Pearse nudged Glen. "Ah, give the little squirt a break, Glennie.
Sure, his heart's in the right place."
Glen stared at his little brother for a moment, then his eyes softened. His
hand fastened on the boy's arm. "All right. Stay with us, then.
But don't be doin' anything foolish."
Devin grinned. He knew Glen didn't really mind that he'd come. After
all, it was for Da.
Glen gave him a sidelong glance. "I thought by leaving you the guitar, it
would keep you busy for a time."
"It did. I made up a new song." Devin threw him a teasing grin.
"It's about Rosalie." He waited for the blush to spread over his brother's
cheeks and when it did, he laughed. "Ah, she is a nice piece of crumpet, isn't
Pearse laughed, shooting a knowing look at Glen. "She is, that!"
Glen glared at Devin. "Make up all the songs you'd like about Rosalie O'Connor.
It's nothing to me. Anyway, what made you leave my guitar and come join the
Just as Devin opened his mouth to answer, the peaceful Sunday afternoon exploded
in chaos. Gunfire. Devin spun in the direction it came from, his eyes
searching for its source. But before he could see anything, Glen--or someone--shoved
him hard in the middle of his back. He fell to the ground, his face and hands
grinding into the pavement. Terrified screams erupted around him. Devin
tried to move, but his brother held him securely to the ground. Glen's savage,
suddenly adult-like voice growled into his ear. "Bloody hell! Keep
your head down, Devin."
Devin obeyed. Seconds later, he heard a dull thump and felt Glen flinch.
A soft sigh whispered from his brother's lips, just inches from Devin's ear.
Devin's bowels tightened as an ice-cold fear ate its way through his insides.
He knew what it meant.
"No!" With renewed strength, he struggled up. Glen's limp body rolled
away. His lifeless eyes stared at Devin, still showing the surprise he must've
felt as the bullet entered his head just above the right temple. For a moment,
Devin felt weightless, as if his body hovered above the still form of his brother,
watching with a detached sort of curiosity. Then reaction set in. It
was as if a leaden pipe had plowed a hole through his stomach. He gasped
for breath, reaching a shaking hand toward the ominous trickle of blood oozing from
"Glennie. Jaysus, Glen." Devin crouched on his knees, his hands touching
Glen's face, brushing his black hair away from his forehead. His skin was
still warm. He was still alive, wasn't he? Nothing could happen that
fast, could it? "Blessed Mary, Mother of God..." His voice broke. He
couldn't go on. Devin bit his trembling bottom lip and leaned in to his brother.
"I'll get help for ya. Just hang on, Glen. Ya got to."
Devin scrambled to his feet, eyes darting frantically. "Help me! Pearse!
Glen's been hit!"
His voice was lost in the swirling vortex of activity surrounding him. Desperately,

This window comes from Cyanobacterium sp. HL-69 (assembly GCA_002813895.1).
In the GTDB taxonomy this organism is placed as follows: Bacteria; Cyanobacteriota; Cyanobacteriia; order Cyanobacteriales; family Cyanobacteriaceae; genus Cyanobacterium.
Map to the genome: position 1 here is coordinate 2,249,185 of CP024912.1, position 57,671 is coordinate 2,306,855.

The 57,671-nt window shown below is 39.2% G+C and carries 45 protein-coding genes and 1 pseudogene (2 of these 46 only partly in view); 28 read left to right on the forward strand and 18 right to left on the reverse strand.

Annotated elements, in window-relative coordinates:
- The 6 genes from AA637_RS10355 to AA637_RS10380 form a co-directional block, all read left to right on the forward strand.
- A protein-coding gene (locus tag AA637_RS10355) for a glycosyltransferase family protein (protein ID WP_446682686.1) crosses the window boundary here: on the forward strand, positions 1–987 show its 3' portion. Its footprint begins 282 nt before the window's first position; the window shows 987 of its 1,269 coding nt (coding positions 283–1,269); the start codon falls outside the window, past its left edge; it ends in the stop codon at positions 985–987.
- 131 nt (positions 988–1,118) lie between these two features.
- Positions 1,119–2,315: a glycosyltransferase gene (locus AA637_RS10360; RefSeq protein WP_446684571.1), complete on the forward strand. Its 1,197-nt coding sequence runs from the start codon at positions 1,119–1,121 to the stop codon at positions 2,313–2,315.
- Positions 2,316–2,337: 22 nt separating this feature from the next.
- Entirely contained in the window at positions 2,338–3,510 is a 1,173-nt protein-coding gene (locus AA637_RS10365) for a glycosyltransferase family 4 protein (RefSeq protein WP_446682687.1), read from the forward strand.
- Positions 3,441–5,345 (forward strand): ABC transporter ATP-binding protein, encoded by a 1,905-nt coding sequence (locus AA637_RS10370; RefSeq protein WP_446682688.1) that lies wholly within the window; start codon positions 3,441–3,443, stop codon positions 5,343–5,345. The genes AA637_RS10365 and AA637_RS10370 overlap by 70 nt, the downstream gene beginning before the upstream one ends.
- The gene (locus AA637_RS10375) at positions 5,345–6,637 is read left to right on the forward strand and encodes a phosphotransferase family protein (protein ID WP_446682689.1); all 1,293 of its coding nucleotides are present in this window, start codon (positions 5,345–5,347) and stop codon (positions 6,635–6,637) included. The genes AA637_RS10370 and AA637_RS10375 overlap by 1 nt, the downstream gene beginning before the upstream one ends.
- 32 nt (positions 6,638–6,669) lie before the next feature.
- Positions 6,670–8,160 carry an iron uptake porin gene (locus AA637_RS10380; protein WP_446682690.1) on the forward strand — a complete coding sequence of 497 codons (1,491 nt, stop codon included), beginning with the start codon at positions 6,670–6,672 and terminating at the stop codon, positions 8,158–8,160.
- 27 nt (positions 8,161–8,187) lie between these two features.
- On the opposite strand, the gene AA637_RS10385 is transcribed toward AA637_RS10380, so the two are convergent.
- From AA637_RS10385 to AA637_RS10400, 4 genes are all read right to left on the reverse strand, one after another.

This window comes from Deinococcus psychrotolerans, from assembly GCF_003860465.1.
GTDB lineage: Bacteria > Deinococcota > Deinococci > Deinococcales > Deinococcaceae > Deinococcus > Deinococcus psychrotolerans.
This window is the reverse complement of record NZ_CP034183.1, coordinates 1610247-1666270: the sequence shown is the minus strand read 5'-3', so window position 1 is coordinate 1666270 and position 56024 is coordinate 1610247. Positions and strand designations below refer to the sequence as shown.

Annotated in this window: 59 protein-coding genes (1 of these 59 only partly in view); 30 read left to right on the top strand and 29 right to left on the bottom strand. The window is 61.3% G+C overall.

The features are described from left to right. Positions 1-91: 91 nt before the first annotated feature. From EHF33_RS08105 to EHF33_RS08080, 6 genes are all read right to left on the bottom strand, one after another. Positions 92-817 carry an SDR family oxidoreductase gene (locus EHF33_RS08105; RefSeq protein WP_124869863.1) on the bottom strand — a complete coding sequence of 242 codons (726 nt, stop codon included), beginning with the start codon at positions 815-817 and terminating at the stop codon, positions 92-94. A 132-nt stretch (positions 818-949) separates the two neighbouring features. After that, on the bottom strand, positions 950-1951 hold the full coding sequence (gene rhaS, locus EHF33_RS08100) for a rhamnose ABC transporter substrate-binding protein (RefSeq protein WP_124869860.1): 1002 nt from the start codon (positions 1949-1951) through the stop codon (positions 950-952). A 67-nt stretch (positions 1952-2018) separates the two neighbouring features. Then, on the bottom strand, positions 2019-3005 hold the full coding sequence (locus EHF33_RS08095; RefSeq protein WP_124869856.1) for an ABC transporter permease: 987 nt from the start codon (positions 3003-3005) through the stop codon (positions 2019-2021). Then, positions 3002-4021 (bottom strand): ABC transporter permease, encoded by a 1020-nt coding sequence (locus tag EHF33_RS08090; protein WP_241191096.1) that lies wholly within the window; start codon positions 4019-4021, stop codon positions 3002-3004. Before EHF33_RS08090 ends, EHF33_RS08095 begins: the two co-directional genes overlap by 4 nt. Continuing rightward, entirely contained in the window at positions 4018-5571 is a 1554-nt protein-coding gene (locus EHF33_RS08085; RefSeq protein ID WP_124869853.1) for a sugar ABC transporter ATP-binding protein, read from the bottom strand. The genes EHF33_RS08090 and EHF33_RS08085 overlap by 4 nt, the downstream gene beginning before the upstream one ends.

he peered around. Where was Pearse? Wasn't there someone who could help
But there wasn't. All around him, the marchers huddled on the ground, cowering
from bullets still whizzing through the air. He didn't see Pearse anywhere.
Had he been hit, too? Amid the hysterical screams, Devin heard someone murmuring
the Lord's Prayer.
A hand grabbed his ankle. "Help me..."
Devin looked down. It was the woman he'd bumped against only minutes before;
her beehive was now matted with blood. Everywhere he looked, he saw blood.
Even the air was rank with it.
"Devin! Get down!"
Blankly, he turned to look in the direction of the panicked voice. Pearse
stumbled toward him, motioning frantically, but Devin could only stare at him in
numbed confusion. Blood covered the older boy's jeans and black shirt in paint-like
A hot-white fire speared Devin's upper left arm. In slow motion, he felt himself
falling. He could not protect himself from the impact with the concrete; it
scraped his cheek, imbedding bits of dirt and gravel under his skin. Another
searing pain shot through his nose, driving needle-points into his skull.
But it was nothing compared to the agony in his arm. Groaning, he lifted his head
and saw blood from his smashed nose dripping onto the street. He sat up, shaking
his head groggily. Almost immediately, everything dimmed; he slumped to the
ground. His hand moved to the painful left arm and came back covered with
blood. In amazement, he gazed at the crimson liquid. So much blood.
Funny, Glen hadn't bled like this. There had been only that one little round
His head swam. In the distance, he heard the sing-song whine of a siren growing
closer. The rain fell harder now, its cool wetness a balm against his flushed
face. His mind drifted as he stared up into the scudding gray clouds.
The dull throb in his arm faded.
Suddenly Pearse appeared above him, peering down anxiously. Then he began
to pull on his body, dragging him away. It hurt. Oh, Lord Jesus, it
hurt. Finally, mercifully, Pearse stopped tugging on him and knelt down at
his side. He ripped at his shirt and quickly tied a strip of cloth around
Devin's bleeding wound. A black arm band, thought Devin. Did Pearse
know about Glen, then?
Tears welled in his eyes. "They killed him, Pearse. They killed Glen,"
he whispered. "Why are they shooting at us, Pearse?"
"Hush, now. Save your strength. You're still losing blood."
It was true. His vision blurred, and Pearse's voice faded in and out.
Devin bit his lip so hard he tasted blood. He couldn't pass out now.
He had to make his brother's friend understand.
"Pearse, please. I..." He grasped the older boy's hand, hot tears spilling
down his face.
"What is it, Dev?" Pearse cradled him, bewildered tears in his blue eyes.
His image wavered, growing close and then fading away.
Devin felt the curtain of darkness close around him. No. He wouldn't
give in. Not until he had the chance to make Pearse understand. Despite
the pain that sliced through to his very fingertips, he struggled up onto his elbow
so his weakened voice could be heard. "Pearse, I don't care if I burn in hell,"
he whispered. "I'm going to make those bastards pay for what they did to Glen!"